George Washington Papers

From George Washington to John Dandridge, 11 July 1796

Mount Vernon 11th July 1796.

Dear Sir,

I have received, at this place[,] your letter of the 23d Ulto; but long after the date of it. whether occasioned by neglect in the Post Offices, or by its having made a journey to Philadelphia & back, I know not.

With respect to the Negroes—Frederick, George, Burwell & Pleasant—I have no objection to your taking them with you to your new habitation; Provided you can arrange matters with your Mother to her entire satisfaction. I shall set no Price on them, because it is not probable I shall ever avail myself, or heirs, of that property in your Mothers possession.

Your brother Bat’s Bartholomew conduct is too Enigmatical for me to develope. I have conjecture only to resort to, for a solution of it: and as that might prove erroneous I shall say nothing concerning the causes, further than that I have no charge to make against his honesty or fidelity—and that his sudden and abrupt departure was not occasioned by any difference between us—and further that I had no more suspicion of his intention to leave me (until he was gone & left a line informing me thereof) than you had. His first letter to me (four days after he had left the family) requested I would harbour no unfavorable opinion of him; intimating that when he was more composed, he wd write me more fully and give some explanation of his conduct. A second, & a third letter has been received from him since (dated at Green brier Court House) without doing this, but expressing an inclination to return to his former station—which cannot be—as another Gentleman has taken his place. If, however, I can render him any service I shall do it chearfully as I always entertained (and continue to) entertain a favorable opinion of his integrity and abilities. With best regards to your Mother & other friends I am—Dear Sir Your Obedt Servant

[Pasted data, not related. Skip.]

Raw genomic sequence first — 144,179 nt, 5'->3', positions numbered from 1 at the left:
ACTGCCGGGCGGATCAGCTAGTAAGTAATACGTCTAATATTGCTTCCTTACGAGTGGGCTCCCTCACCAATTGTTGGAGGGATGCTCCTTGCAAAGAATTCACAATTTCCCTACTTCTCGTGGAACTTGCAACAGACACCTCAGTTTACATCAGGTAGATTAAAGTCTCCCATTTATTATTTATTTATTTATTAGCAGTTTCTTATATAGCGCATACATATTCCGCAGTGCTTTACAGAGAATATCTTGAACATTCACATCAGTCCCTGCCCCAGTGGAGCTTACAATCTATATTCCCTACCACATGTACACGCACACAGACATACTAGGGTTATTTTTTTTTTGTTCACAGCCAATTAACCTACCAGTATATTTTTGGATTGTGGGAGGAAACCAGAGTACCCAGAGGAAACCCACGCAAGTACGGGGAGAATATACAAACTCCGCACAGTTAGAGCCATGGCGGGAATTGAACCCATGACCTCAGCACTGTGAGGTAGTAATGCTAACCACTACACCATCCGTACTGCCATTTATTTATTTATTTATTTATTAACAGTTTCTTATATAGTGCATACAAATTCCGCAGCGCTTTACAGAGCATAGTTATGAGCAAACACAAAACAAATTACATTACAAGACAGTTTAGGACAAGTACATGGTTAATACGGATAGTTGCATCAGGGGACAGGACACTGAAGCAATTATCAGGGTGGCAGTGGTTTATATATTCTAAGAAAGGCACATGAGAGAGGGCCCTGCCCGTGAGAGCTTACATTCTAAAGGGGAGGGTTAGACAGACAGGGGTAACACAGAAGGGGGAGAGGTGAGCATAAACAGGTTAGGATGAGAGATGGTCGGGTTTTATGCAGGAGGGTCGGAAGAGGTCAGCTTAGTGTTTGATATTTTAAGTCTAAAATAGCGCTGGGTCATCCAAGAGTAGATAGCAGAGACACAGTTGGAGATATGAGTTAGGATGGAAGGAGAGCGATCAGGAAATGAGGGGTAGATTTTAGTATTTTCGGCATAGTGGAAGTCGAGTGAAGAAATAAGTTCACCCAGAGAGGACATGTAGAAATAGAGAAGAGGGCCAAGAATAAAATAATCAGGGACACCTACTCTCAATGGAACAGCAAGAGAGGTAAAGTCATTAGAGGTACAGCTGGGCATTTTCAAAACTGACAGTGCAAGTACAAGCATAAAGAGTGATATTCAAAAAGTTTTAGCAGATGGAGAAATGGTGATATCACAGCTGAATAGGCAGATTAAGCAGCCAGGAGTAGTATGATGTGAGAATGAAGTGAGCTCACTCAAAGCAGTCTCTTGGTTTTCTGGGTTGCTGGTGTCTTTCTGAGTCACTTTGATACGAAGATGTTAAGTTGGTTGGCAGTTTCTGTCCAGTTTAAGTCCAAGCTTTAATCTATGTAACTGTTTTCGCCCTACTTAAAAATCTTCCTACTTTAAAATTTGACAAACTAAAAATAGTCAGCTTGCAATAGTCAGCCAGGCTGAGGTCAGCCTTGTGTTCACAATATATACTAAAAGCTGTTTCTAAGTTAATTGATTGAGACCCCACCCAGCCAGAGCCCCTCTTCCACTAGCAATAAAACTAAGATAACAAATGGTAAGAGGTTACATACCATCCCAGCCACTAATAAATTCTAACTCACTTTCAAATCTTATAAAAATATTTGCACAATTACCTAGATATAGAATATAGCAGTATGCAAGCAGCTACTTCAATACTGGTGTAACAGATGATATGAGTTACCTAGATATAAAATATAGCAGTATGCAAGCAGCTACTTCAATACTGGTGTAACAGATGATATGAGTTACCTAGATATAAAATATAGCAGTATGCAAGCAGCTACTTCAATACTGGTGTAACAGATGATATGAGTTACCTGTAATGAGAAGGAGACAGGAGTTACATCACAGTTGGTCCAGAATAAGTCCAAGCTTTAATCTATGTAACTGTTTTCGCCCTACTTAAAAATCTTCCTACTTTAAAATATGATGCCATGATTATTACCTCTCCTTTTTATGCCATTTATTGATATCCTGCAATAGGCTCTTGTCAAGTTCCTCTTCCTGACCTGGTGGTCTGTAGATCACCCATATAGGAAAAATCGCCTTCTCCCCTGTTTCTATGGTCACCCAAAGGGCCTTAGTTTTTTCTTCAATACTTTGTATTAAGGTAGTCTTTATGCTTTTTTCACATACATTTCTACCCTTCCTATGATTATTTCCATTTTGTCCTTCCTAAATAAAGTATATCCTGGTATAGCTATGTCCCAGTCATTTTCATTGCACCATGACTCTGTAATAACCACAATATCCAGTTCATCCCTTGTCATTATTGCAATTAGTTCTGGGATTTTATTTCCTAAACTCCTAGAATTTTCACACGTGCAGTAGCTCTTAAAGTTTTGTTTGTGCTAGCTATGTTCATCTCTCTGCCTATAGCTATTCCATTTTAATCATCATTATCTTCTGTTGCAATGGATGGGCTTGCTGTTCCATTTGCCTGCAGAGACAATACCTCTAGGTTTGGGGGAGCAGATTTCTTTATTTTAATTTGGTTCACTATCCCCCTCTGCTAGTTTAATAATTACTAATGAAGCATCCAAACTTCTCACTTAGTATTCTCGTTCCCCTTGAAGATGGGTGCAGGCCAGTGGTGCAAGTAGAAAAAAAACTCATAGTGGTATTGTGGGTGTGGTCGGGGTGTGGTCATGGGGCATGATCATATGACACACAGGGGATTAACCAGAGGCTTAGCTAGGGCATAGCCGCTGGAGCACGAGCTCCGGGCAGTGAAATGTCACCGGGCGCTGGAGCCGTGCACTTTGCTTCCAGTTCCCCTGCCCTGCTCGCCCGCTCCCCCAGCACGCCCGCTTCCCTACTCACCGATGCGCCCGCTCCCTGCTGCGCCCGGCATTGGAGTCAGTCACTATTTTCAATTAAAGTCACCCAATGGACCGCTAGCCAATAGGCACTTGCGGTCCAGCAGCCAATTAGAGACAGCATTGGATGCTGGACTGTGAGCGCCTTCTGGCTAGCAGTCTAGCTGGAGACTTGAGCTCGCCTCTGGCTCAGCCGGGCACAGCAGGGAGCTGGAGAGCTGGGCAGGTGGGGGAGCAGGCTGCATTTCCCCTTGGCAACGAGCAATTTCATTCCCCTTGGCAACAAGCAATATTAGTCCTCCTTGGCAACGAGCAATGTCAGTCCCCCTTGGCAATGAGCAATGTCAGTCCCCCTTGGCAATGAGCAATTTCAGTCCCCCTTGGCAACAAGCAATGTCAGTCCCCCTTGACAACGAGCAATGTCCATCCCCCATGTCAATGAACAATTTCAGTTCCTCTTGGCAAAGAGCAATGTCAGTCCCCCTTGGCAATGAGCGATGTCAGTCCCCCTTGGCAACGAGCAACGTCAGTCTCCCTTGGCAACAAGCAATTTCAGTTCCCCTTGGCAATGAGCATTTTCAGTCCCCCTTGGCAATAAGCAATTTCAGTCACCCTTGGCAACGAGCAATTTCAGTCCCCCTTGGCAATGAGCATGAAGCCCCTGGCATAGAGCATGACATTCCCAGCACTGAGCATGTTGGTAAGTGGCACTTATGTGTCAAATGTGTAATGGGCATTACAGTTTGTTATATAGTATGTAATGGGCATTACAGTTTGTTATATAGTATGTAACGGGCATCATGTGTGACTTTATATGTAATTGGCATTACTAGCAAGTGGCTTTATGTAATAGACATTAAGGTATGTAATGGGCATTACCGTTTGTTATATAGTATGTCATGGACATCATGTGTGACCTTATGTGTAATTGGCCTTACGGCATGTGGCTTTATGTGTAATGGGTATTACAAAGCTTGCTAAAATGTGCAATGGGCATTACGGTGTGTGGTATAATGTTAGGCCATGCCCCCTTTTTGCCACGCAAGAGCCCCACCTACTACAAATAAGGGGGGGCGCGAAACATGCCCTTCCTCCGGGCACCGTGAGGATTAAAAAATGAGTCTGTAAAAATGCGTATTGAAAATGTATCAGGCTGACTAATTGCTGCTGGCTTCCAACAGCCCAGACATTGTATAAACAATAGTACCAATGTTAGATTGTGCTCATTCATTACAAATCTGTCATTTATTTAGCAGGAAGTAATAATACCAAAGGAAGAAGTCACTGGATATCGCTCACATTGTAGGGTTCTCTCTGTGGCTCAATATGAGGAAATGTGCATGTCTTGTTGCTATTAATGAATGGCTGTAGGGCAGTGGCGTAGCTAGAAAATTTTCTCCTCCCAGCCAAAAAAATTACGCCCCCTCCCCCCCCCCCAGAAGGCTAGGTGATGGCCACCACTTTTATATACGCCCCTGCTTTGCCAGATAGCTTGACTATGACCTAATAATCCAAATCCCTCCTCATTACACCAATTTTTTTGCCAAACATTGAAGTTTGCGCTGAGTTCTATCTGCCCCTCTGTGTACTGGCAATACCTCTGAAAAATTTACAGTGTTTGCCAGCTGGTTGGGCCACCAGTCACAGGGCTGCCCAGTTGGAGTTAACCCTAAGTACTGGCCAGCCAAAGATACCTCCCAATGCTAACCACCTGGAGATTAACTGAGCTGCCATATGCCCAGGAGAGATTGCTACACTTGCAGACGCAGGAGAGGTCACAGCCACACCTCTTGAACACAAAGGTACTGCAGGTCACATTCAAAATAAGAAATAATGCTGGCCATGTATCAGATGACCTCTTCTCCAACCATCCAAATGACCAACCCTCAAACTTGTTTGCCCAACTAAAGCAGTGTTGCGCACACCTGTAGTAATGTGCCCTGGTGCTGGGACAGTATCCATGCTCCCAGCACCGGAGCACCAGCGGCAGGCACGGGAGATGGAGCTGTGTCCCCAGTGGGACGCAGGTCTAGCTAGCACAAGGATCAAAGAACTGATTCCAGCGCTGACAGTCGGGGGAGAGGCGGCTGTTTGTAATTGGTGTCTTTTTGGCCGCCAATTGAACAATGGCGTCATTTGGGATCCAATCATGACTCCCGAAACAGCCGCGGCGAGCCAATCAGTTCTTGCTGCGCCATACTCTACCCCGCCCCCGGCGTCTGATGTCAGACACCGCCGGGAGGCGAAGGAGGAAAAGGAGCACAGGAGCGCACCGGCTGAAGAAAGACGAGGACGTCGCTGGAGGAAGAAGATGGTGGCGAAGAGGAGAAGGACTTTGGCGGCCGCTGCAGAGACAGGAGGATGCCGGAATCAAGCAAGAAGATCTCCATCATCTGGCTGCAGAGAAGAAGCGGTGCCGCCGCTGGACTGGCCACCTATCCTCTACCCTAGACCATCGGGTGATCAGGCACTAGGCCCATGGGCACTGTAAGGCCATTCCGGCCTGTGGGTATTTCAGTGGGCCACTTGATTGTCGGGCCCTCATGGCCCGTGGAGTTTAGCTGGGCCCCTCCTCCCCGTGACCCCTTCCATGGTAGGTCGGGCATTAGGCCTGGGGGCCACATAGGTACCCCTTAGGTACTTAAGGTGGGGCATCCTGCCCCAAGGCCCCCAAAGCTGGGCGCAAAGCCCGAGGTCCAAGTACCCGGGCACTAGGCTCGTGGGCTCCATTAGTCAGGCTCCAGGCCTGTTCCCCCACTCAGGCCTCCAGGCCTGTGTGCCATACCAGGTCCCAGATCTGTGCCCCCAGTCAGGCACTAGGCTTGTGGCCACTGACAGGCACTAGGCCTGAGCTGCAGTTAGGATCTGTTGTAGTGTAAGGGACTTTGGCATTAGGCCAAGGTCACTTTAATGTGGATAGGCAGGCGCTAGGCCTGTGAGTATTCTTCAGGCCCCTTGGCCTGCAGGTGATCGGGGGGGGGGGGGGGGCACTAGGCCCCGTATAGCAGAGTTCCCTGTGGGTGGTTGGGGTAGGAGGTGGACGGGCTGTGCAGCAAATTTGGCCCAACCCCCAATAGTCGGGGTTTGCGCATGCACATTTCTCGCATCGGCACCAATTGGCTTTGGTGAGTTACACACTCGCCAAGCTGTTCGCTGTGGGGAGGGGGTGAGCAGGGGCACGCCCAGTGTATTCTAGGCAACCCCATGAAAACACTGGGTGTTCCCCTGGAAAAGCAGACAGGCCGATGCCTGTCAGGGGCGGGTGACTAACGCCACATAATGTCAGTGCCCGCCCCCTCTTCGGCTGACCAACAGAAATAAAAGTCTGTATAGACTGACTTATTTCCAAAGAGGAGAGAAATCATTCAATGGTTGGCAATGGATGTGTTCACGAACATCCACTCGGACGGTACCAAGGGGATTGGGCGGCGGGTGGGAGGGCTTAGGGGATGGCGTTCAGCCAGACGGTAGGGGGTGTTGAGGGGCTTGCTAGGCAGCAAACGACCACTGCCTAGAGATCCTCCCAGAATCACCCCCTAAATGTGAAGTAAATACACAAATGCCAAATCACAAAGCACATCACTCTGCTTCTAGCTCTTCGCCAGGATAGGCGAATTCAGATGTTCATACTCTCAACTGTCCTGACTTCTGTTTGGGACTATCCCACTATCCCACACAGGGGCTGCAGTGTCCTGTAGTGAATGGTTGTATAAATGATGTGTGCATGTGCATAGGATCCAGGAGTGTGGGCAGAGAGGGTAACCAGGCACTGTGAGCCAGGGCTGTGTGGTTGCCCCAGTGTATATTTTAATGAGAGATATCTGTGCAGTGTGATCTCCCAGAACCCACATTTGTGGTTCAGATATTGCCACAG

Go: Washington

P.S. Since closing this letter your Brother Bat has arrived here—and as he is writing to you, or some other of his friends—I shall refer you to his own explanations which ought to be the most accurate.

NjMoNP: Smith Collection.

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